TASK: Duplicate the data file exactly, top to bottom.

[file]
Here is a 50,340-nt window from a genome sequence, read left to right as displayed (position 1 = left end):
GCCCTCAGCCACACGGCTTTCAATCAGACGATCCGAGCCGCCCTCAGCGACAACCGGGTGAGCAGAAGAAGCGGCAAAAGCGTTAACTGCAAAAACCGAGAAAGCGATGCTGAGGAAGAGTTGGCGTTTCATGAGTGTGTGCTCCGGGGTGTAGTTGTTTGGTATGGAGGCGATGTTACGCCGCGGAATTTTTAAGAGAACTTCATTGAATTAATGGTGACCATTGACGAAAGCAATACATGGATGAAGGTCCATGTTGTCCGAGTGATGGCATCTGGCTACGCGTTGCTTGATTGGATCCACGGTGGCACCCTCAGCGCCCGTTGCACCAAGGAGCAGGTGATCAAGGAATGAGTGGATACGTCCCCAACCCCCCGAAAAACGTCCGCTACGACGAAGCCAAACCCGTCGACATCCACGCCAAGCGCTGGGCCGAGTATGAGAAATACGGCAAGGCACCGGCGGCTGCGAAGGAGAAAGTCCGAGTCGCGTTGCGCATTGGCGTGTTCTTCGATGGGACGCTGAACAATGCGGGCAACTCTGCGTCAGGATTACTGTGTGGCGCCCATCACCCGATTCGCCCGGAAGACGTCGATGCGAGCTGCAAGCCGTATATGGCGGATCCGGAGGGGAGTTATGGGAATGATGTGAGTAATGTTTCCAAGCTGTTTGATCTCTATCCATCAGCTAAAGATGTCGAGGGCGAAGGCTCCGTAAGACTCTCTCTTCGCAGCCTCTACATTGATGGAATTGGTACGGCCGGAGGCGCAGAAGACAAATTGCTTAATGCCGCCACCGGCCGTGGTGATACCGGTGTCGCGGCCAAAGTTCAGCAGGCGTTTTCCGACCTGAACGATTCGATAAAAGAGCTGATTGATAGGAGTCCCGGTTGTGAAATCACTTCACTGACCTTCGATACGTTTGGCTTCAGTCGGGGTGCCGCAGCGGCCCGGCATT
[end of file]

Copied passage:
Here is a 50,340-nt window from a genome sequence, read left to right as displayed (position 1 = left end):
GCCCTCAGCCACACGGCTTTCAATCAGACGATCCGAGCCGCCCTCAGCGACAACCGGGTGAGCAGAAGAAGCGGCAAAAGCGTTAACTGCAAAAACCGAGAAAGCGATGCTGAGGAAGAGTTGGCGTTTCATGAGTGTGTGCTCCGGGGTGTAGTTGTTTGGTATGGAGGCGATGTTACGCCGCGGAATTTTTAAGAGAACTTCATTGAATTAATGGTGACCATTGACGAAAGCAATACATGGATGAAGGTCCATGTTGTCCGAGTGATGGCATCTGGCTACGCGTTGCTTGATTGGATCCACGGTGGCACCCTCAGCGCCCGTTGCACCAAGGAGCAGGTGATCAAGGAATGAGTGGATACGTCCCCAACCCCCCGAAAAACGTCCGCTACGACGAAGCCAAACCCGTCGACATCCACGCCAAGCGCTGGGCCGAGTATGAGAAATACGGCAAGGCACCGGCGGCTGCGAAGGAGAAAGTCCGAGTCGCGTTGCGCATTGGCGTGTTCTTCGATGGGACGCTGAACAATGCGGGCAACTCTGCGTCAGGATTACTGTGTGGCGCCCATCACCCGATTCGCCCGGAAGACGTCGATGCGAGCTGCAAGCCGTATATGGCGGATCCGGAGGGGAGTTATGGGAATGATGTGAGTAATGTTTCCAAGCTGTTTGATCTCTATCCATCAGCTAAAGATGTCGAGGGCGAAGGCTCCGTAAGACTCTCTCTTCGCAGCCTCTACATTGATGGAATTGGTACGGCCGGAGGCGCAGAAGACAAATTGCTTAATGCCGCCACCGGCCGTGGTGATACCGGTGTCGCGGCCAAAGTTCAGCAGGCGTTTTCCGACCTGAACGATTCGATAAAAGAGCTGATTGATAGGAGTCCCGGTTGTGAAATCACTTCACTGACCTTCGATACGTTTGGCTTCAGTCGGGGTGCCGCAGCGGCCCGGCATT